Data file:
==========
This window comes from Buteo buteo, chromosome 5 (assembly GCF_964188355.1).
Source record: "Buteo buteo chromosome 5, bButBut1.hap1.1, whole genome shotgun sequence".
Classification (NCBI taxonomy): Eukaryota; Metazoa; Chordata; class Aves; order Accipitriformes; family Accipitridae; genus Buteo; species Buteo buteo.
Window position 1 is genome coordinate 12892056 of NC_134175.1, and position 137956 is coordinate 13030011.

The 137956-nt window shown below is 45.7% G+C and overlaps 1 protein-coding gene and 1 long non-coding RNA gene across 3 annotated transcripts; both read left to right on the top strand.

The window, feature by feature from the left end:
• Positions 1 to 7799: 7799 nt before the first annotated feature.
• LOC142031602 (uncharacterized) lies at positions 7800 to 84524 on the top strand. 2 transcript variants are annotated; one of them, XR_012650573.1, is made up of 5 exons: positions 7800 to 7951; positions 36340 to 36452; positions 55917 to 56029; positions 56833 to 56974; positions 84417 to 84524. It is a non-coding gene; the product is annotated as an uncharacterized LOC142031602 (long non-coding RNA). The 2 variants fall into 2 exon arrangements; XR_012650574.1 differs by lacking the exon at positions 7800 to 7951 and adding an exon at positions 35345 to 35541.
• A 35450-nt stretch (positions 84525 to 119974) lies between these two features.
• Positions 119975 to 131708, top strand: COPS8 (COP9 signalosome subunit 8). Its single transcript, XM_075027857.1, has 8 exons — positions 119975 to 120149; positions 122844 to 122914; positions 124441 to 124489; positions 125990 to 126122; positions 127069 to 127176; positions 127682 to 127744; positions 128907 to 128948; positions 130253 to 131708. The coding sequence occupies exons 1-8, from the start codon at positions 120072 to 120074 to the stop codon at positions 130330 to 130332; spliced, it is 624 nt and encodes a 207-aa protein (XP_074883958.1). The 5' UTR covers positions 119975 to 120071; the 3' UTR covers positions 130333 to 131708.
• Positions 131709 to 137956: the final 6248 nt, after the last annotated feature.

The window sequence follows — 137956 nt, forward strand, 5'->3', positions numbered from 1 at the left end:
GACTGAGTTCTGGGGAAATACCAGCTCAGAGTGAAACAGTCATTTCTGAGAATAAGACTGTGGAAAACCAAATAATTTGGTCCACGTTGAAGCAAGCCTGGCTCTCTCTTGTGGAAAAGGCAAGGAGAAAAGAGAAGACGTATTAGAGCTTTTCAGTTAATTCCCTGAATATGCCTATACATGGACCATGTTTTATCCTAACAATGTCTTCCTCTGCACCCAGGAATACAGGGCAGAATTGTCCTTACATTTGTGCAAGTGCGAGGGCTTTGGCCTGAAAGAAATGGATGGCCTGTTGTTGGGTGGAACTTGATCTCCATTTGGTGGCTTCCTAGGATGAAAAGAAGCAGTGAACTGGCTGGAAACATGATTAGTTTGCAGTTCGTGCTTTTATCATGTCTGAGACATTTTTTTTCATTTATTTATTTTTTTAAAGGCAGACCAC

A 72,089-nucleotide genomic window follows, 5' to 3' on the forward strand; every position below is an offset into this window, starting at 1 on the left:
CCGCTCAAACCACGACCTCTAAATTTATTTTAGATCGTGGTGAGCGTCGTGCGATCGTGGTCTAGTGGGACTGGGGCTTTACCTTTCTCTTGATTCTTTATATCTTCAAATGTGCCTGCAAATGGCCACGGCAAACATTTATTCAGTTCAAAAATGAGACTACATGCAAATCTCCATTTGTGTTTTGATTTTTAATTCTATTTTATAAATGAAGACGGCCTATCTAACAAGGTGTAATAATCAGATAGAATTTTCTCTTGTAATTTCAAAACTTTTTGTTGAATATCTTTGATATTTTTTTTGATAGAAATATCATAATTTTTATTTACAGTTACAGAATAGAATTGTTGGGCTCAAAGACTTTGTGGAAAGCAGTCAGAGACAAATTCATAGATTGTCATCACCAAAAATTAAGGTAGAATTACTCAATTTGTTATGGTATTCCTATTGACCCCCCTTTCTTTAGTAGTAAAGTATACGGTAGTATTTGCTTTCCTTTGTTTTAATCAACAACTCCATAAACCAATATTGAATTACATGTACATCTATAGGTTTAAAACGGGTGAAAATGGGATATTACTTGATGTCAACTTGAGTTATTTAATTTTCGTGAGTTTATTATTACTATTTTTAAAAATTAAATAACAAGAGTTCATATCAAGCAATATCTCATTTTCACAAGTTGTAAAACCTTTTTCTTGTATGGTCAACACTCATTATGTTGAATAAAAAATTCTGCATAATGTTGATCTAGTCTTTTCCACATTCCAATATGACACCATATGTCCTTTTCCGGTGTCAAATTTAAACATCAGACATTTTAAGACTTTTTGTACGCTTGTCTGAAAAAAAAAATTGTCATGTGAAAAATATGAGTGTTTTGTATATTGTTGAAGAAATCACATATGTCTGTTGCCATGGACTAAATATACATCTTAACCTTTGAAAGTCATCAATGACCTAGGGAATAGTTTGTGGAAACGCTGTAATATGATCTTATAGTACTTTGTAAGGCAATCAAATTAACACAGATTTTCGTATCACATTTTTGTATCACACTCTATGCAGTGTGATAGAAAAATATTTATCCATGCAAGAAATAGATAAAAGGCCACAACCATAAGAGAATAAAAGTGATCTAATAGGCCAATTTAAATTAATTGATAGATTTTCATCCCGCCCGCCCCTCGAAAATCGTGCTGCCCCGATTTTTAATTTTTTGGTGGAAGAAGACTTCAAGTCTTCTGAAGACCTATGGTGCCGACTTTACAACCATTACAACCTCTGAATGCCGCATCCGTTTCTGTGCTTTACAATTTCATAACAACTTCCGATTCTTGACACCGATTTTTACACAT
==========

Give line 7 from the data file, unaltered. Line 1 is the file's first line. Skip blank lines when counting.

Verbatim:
• Positions 1 to 7799: 7799 nt before the first annotated feature.